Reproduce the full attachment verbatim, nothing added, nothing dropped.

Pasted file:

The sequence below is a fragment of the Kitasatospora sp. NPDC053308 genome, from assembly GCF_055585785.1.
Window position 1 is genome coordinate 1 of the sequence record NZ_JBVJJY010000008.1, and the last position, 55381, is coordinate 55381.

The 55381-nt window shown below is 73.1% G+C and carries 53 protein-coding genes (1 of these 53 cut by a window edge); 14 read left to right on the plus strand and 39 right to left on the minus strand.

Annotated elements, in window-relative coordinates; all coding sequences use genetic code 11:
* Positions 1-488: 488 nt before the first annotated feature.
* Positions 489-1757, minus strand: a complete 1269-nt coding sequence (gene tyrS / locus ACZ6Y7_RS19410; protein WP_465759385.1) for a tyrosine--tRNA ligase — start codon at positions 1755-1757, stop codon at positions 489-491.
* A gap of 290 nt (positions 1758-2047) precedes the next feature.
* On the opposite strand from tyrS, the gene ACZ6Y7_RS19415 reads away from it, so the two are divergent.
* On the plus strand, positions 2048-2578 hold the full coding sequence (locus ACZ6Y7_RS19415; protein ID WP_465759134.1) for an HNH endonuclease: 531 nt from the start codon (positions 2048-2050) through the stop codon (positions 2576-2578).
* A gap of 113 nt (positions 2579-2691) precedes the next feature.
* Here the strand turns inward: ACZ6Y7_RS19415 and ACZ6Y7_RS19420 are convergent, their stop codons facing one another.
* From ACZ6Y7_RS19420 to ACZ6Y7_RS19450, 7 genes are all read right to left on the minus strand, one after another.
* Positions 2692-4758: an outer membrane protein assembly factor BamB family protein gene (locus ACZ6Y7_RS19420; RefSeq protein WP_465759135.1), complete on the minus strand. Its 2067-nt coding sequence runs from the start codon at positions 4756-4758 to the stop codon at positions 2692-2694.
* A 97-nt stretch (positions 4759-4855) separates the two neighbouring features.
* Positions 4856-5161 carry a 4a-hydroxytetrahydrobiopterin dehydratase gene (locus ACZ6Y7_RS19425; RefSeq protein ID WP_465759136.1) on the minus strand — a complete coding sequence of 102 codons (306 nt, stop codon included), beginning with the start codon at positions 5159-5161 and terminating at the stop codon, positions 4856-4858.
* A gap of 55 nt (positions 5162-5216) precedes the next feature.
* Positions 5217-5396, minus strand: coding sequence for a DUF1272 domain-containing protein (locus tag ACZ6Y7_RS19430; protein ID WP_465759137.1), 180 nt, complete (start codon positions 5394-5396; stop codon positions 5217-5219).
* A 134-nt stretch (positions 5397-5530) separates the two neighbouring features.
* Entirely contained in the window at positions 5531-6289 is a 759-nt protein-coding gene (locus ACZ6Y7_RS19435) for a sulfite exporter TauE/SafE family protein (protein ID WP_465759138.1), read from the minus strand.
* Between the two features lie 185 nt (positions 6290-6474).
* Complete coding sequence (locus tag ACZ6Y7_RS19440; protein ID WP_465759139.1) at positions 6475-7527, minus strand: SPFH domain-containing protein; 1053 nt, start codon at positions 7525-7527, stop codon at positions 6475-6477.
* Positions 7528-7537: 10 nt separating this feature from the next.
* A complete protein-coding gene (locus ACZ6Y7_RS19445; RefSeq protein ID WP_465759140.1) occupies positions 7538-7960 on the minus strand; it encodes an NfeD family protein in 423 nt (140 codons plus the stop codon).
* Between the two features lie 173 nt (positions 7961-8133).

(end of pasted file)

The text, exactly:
The sequence below is a fragment of the Kitasatospora sp. NPDC053308 genome, from assembly GCF_055585785.1.
Window position 1 is genome coordinate 1 of the sequence record NZ_JBVJJY010000008.1, and the last position, 55381, is coordinate 55381.

The 55381-nt window shown below is 73.1% G+C and carries 53 protein-coding genes (1 of these 53 cut by a window edge); 14 read left to right on the plus strand and 39 right to left on the minus strand.

Annotated elements, in window-relative coordinates; all coding sequences use genetic code 11:
* Positions 1-488: 488 nt before the first annotated feature.
* Positions 489-1757, minus strand: a complete 1269-nt coding sequence (gene tyrS / locus ACZ6Y7_RS19410; protein WP_465759385.1) for a tyrosine--tRNA ligase — start codon at positions 1755-1757, stop codon at positions 489-491.
* A gap of 290 nt (positions 1758-2047) precedes the next feature.
* On the opposite strand from tyrS, the gene ACZ6Y7_RS19415 reads away from it, so the two are divergent.
* On the plus strand, positions 2048-2578 hold the full coding sequence (locus ACZ6Y7_RS19415; protein ID WP_465759134.1) for an HNH endonuclease: 531 nt from the start codon (positions 2048-2050) through the stop codon (positions 2576-2578).
* A gap of 113 nt (positions 2579-2691) precedes the next feature.
* Here the strand turns inward: ACZ6Y7_RS19415 and ACZ6Y7_RS19420 are convergent, their stop codons facing one another.
* From ACZ6Y7_RS19420 to ACZ6Y7_RS19450, 7 genes are all read right to left on the minus strand, one after another.
* Positions 2692-4758: an outer membrane protein assembly factor BamB family protein gene (locus ACZ6Y7_RS19420; RefSeq protein WP_465759135.1), complete on the minus strand. Its 2067-nt coding sequence runs from the start codon at positions 4756-4758 to the stop codon at positions 2692-2694.
* A 97-nt stretch (positions 4759-4855) separates the two neighbouring features.
* Positions 4856-5161 carry a 4a-hydroxytetrahydrobiopterin dehydratase gene (locus ACZ6Y7_RS19425; RefSeq protein ID WP_465759136.1) on the minus strand — a complete coding sequence of 102 codons (306 nt, stop codon included), beginning with the start codon at positions 5159-5161 and terminating at the stop codon, positions 4856-4858.
* A gap of 55 nt (positions 5162-5216) precedes the next feature.
* Positions 5217-5396, minus strand: coding sequence for a DUF1272 domain-containing protein (locus tag ACZ6Y7_RS19430; protein ID WP_465759137.1), 180 nt, complete (start codon positions 5394-5396; stop codon positions 5217-5219).
* A 134-nt stretch (positions 5397-5530) separates the two neighbouring features.
* Entirely contained in the window at positions 5531-6289 is a 759-nt protein-coding gene (locus ACZ6Y7_RS19435) for a sulfite exporter TauE/SafE family protein (protein ID WP_465759138.1), read from the minus strand.
* Between the two features lie 185 nt (positions 6290-6474).
* Complete coding sequence (locus tag ACZ6Y7_RS19440; protein ID WP_465759139.1) at positions 6475-7527, minus strand: SPFH domain-containing protein; 1053 nt, start codon at positions 7525-7527, stop codon at positions 6475-6477.
* Positions 7528-7537: 10 nt separating this feature from the next.
* A complete protein-coding gene (locus ACZ6Y7_RS19445; RefSeq protein ID WP_465759140.1) occupies positions 7538-7960 on the minus strand; it encodes an NfeD family protein in 423 nt (140 codons plus the stop codon).
* Between the two features lie 173 nt (positions 7961-8133).